Psychology and spirituality

We have been exploring the importance of self-knowledge on two levels. Firstly we need to become aware of the wiles of the ego
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We have been exploring the importance of self-knowledge on two levels. Firstly we need to become aware of the wiles of the ego, “cleansing our doors of perception”, as William Blake called it. We noted the various images of self and God, which can hinder us on the path to the Divine. Secondly we need to remember that we are more than our surface self; we also have another deeper spiritual level to our being, often called our true self. Learning to understand the ‘wounded ego’ is often seen as ‘merely psychological’, not as something essential to the spiritual path. But that psychology and spirituality are two different approaches to the human dilemma and have little to do with one another is a mistaken belief.  Psychology deals with knowledge about the psyche, the soul, and the highest point of the soul is the spirit; they form a whole. “The reality we call God has first to be discovered in the human heart; moreover I cannot come to know God unless I know myself.” says Meister Eckhart, making a clear link between the psychological and the spiritual.

If we ignore the psychological, meditation may well become a way to suppress our woundedness for the sake of illusionary peace, which does not work in the long run. No real growth is then possible.


The importance of self-knowledge is emphasised not only by saints and theologians but also by philosophers. ‘Man know thyself’ was written over the entrance to the Delphi Oracle in Ancient Greece. And from Socrates we hear ‘The unexamined life is not worth living’. Self-knowledge goes hand in hand with realising your full potential: ‘I have come that they might have life, and that they might have it in all abundance.’ (John 10, 10)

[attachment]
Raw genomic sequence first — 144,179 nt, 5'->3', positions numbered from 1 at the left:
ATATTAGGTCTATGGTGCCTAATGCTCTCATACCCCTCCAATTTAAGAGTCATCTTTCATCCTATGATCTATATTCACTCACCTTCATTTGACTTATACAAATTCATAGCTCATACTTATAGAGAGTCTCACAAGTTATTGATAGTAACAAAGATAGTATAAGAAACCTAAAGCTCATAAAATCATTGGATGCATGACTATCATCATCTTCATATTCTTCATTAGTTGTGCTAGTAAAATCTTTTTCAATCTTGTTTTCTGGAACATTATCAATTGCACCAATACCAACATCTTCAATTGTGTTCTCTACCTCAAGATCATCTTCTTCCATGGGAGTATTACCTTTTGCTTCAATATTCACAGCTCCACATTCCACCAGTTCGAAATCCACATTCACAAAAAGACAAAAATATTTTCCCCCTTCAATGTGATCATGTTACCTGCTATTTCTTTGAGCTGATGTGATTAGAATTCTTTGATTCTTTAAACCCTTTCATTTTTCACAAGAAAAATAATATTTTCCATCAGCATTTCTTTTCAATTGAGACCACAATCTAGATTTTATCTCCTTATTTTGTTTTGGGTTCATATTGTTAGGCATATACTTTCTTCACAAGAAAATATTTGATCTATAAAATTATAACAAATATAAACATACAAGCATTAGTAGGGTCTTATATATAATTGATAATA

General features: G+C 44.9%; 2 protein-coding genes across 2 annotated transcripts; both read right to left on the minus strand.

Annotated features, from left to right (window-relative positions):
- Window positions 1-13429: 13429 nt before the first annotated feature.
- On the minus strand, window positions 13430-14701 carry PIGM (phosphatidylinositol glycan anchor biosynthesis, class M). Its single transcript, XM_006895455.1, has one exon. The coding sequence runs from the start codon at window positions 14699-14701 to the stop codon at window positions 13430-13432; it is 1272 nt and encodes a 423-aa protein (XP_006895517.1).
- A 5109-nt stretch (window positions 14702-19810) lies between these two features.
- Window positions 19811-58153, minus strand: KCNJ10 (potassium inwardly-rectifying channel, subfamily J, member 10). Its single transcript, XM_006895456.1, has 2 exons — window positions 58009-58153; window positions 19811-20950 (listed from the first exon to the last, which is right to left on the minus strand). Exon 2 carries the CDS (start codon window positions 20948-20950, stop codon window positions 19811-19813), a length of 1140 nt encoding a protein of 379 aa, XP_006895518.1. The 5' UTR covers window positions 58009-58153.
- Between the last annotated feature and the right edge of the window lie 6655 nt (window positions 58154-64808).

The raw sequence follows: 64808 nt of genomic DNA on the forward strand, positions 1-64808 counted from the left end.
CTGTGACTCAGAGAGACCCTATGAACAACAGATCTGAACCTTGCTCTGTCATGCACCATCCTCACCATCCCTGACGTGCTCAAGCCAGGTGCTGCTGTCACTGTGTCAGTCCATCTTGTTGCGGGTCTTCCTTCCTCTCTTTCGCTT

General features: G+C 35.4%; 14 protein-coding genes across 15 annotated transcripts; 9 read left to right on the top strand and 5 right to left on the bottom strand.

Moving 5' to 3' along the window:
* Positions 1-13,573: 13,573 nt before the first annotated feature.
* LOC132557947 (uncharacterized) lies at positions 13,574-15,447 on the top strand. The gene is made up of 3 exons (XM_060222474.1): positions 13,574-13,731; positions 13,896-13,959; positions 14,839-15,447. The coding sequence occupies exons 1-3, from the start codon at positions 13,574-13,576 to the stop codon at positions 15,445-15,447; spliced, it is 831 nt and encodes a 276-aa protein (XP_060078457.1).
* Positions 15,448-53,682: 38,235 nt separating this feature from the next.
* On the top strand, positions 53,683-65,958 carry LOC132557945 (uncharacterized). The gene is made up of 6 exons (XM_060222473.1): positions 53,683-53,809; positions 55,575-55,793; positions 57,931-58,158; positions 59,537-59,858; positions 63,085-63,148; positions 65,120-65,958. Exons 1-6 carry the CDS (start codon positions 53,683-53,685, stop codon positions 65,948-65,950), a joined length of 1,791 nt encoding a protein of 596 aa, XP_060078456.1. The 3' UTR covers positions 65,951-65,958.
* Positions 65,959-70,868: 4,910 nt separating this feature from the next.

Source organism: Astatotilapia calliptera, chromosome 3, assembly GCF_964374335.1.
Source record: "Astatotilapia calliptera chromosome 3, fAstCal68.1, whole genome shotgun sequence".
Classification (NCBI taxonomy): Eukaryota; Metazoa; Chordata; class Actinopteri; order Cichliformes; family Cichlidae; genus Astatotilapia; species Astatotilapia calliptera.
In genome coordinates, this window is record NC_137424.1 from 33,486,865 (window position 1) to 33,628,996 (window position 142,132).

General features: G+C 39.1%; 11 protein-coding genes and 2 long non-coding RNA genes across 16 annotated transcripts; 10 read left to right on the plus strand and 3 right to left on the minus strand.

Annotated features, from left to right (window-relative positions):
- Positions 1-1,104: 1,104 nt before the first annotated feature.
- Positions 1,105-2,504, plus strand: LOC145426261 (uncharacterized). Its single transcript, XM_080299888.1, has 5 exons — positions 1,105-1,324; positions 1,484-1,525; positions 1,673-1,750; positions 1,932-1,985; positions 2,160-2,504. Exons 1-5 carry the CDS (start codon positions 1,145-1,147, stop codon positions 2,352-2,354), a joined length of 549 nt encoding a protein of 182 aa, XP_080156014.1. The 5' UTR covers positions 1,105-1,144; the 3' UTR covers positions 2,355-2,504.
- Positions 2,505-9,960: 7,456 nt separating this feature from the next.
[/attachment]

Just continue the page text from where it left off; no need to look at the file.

Transformation, change, is always difficult and often painful. Therefore we prefer to ignore the connection between self-knowledge and knowledge of the Divine, but we can’t have one without the other.  Like Meister Eckhart St Augustine emphasized the impossibility of that: “Man must first be restored to himself. By making himself as it were a stepping stone, he may rise thence and be borne to God.”


True self-knowledge is therefore not self-obsession, as it is not for its own sake, but as a way to get in touch with your real self, permeated and supported by the Divine Reality. Without self-knowledge we are prisoners of our needs and drives. We can’t get rid of our woundedness; all we need to do is become aware of it for the Spirit to be able to help us minimizes its power and heal us. Only self-knowledge leads to true freedom: we then can respond purely to the needs of a given situation without expectation and without hidden agendas. It allows us to use all of our resources, including our intuitive faculties, and tap into Cosmic Love and Wisdom. We will then act out of concern for the needs of others, and in doing so we also have our own needs met.


It is the silence of deep prayer, to which meditation leads, that facilitates this process. By letting go of our ego and its thoughts and images we can hear the guidance of the Spirit in the centre of our being. When we listen in love in our regular meditation periods, when our ordinary life is structured around prayer, it allows us to lead a more thoughtful life, which leads to a more profound way of being. In this way we also become aware of the true meaning of our life, our destiny.

Image by Gerd Altmann from Pixabay

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